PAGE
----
If you’re like me, sitting all day at a desk or in a car really tightens up your hip flexors, the muscles in front of your hips. The hip flexors are also used in a lot of athletic activities and keeping them in tip-top shape can help keep you from getting injured. I personally had to stop at mile 14 of the Chicago Marathon because of a hip flexor injury, wasting months upon months of hard training. Now I pay special attention to my hip flexors and am sure to include hip flexor stretches in my routine. Today I’m sharing my top hip flexor stretches with you, all yoga poses that will help you keep your hip flexors happy.
I’ll be totally transparent with you and let you know that I’ve been having problems with tight hip flexors lately. I’ve been spending a lot of time working at my computer, which has been great for my business, but not so great for my hip flexors. Mine tend to be naturally tight to begin with, so when I’m not stretching them as often and as long as I need to, I start to have problems.
So why is it important to keep your hip flexors limber? Well, your hip flexors can really affect how your pelvis is situated. That, in turn, can affect your lower back and other areas of your body. It’s not uncommon to have lower back issues that are caused, at least in part, by tight hip flexors. Your tight hip flexors can cause what’s called an anterior pelvic tilt. It essentially looks like you’re sticking your booty out a little bit too much, or what one of my yoga teachers lovingly calls the “duck butt.” That spinal curvature compresses your lower back, which can cause pain and other issues.
So, want to keep your body happy? Let’s loosen up those hip flexors.
Disclaimer: I am a yoga teacher, but I’m not your yoga teacher. Always practice yoga mindfully and if you have any questions about fitting poses to your individual body, consult with your teacher.
Hip Flexor Stretches: Yoga Poses for Hip Flexors
Upward Facing Dog Pose
Upward facing dog pose is a nice easy stretch for the hip flexors. You can keep your knees on your mat if you don’t have the strength to lift them yet. Pressing your heart forward will help to deepen the hip flexor stretch a little more as you pull your body forward. Be sure you’re not straining your neck in this pose!
Supported Bridge Pose
Bridge pose is another nice hip flexor stretch that’s not too strenuous. To begin, lie on your back with your hands lying directly next to your body. Pull your feet in so that the tips of your fingers are just touching your heels. Make sure that your feet are hip distance apart (about two fists). On an inhale, press your hips up, pushing through the quads and releasing your glutes. If your shoulders are flexible enough, you can clasp your hands together behind your low back and shimmy your shoulders under to raise your chest up a little more.
3-Legged Dog Variation
This variation on 3-Legged Dog Pose really gets into the hip flexors, and it feels amazing. It’s also a great way to begin to wake up the front side of your body when you’re starting your practice. By stacking your top hip over the bottom hip and allowing your foot to fall behind you, you’re opening through the front side of your abdomen and hip, and you should feel a nice stretch through your hip flexor. (If you feel something a little different, that’s just because your body is tight or lose in different areas—that’s totally normal! We all have different bodies.)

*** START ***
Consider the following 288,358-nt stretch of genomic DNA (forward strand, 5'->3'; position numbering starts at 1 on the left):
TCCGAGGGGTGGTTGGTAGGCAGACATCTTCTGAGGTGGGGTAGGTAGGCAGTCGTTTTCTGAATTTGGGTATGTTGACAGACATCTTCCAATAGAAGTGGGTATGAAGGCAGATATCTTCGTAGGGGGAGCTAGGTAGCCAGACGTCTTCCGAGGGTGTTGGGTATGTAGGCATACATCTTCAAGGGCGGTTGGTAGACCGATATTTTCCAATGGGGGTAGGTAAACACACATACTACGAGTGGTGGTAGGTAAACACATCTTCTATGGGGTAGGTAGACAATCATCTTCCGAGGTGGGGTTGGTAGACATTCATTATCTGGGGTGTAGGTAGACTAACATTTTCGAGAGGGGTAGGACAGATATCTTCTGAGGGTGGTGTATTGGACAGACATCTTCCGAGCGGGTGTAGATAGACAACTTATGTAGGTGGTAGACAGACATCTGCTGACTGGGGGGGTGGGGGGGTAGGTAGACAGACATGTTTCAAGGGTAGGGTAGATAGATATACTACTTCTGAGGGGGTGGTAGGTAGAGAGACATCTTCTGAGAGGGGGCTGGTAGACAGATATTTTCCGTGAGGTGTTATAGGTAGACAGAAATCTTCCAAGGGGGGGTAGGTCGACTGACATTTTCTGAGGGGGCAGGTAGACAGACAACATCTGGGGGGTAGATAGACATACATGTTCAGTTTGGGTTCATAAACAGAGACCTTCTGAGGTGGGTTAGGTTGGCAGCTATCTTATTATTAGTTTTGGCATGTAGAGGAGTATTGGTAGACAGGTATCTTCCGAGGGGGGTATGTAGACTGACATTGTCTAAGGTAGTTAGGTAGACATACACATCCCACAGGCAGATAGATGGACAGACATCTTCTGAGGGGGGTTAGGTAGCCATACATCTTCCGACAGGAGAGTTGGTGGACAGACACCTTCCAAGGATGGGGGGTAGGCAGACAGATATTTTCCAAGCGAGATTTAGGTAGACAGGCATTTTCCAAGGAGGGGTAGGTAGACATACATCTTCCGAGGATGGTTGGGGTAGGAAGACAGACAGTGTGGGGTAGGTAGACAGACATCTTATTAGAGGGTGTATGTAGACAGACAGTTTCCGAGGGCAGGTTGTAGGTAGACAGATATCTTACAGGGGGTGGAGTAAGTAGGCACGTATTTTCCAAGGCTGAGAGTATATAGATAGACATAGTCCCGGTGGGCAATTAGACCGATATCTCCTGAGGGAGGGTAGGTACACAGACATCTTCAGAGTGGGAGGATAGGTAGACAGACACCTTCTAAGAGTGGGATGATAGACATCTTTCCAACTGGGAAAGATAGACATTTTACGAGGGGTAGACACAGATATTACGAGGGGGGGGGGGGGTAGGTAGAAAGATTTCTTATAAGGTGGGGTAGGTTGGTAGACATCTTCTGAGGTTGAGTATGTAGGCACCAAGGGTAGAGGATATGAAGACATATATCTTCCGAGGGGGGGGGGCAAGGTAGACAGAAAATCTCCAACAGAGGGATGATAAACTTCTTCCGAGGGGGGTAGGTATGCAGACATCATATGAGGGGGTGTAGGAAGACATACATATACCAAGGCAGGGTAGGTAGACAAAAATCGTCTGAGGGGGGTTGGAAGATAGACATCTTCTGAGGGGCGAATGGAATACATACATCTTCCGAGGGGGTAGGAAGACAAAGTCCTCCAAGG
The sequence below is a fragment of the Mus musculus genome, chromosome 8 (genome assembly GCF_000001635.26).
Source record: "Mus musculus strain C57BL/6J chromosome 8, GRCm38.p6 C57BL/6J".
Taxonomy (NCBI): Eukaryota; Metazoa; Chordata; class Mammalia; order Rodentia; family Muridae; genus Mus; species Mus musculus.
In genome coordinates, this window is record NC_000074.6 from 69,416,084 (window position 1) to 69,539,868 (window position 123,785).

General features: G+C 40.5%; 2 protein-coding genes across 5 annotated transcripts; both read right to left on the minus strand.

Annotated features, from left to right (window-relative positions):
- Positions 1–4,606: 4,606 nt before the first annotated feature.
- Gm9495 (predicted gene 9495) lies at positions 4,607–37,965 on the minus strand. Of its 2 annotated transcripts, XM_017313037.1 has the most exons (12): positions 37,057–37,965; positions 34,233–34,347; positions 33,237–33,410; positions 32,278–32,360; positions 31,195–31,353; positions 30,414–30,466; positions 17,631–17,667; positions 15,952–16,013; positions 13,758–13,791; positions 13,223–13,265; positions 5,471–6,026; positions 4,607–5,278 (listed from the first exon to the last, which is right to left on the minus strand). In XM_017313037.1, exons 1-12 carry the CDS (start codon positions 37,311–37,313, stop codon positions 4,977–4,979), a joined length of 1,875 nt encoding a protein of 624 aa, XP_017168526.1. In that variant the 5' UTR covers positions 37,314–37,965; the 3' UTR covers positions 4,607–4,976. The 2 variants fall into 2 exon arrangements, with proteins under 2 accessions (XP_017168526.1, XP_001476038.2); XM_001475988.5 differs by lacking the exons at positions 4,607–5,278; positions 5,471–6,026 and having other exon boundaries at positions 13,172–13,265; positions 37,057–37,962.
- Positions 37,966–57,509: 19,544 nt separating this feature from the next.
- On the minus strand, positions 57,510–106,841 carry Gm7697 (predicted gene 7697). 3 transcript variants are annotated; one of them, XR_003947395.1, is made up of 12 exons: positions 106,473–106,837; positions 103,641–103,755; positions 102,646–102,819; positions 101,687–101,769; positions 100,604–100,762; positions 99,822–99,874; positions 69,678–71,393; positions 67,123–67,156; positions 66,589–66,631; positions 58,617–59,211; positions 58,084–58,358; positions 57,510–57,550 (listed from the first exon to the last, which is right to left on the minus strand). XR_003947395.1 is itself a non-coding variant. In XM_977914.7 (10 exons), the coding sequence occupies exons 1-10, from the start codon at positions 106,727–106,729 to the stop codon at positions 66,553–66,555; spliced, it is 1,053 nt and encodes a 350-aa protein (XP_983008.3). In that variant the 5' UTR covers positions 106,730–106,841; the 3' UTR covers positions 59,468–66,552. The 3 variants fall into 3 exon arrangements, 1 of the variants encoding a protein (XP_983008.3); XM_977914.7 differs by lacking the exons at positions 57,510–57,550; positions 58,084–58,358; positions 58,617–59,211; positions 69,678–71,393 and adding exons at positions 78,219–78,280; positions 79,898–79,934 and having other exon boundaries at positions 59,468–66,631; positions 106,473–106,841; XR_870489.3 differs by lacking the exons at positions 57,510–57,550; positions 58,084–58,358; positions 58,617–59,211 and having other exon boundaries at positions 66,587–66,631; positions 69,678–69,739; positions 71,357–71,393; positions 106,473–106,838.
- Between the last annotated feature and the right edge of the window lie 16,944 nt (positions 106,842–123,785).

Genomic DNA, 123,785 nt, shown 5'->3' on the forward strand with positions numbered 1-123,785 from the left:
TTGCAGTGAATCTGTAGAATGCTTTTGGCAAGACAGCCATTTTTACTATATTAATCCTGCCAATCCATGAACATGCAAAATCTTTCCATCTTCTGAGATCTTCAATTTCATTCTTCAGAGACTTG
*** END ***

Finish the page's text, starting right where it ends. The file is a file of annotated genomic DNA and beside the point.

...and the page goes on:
If you’re going to do just one of these hip flexor stretches, it should be this one. I consider this to be one of the deeper hip flexor stretches that I’m including in today’s post, so make sure that your hip flexor muscles are warm before attempting this pose. Begin in a low lunge with your back knee on the mat. With your torso erect, bring your hands to your front knee and press your hips forward. You should really feel the stretch in the hip flexor of your back leg. Be sure to stretch both sides equally!
Bow pose is a little more intense than the previous two poses. If it’s too intense, you can lift one leg up at a time. To set up, lie on your stomach and bend the knee of one or both legs, reaching for the ankle. Flex your feet and kick into your hands, pulling your heart up and open. The higher you pull your feet, the deeper hip flexor stretch you’ll feel.
Camel can be a very intense pose and should be approached very carefully. Don’t attempt this pose without talking to a yoga teacher first if you have low back problems. To begin, kneel with your knees hip distance apart and place your hands on your low back like you’re putting your hands into pockets in jeans. Press your hips forward as you lean your head back. Stop as soon as you get a moderate sensation in your lower back–if it’s too much, come back up a bit. More advanced yogis can reach for their heels and lean all the way back, letting the head hang and relaxing the jaw.
Reclined Hero Pose
I’m leaving this one for last because your hips need to be relatively open to practice this pose correctly. In fact, it’s a pose I don’t practice too often because my hip flexors are so tight. Take a look at the photo above. See that curve in my lower back? If I sat in this pose for a long time (more than 30 seconds), that would put a lot of compression on my lower back, which could definitely cause more issues.
So, I really recommend opening the front side of your body and your hips before trying Reclined Hero Pose, and if you start to feel real discomfort in your lower back, knees, or other joints, come out of it. (If you have issues in these areas, ask your doctor, physical therapist, or local yoga teacher whether you should even attempt it, or how you should modify the pose.)
Hip Flexor Stretches Video: 20-Minute Hip-Flexor-Opening Yoga Sequence
Want a guided tour of these yoga poses? Check out this video from the Sublimely Fit YouTube Channel! (And, be sure to subscribe when you’re there!)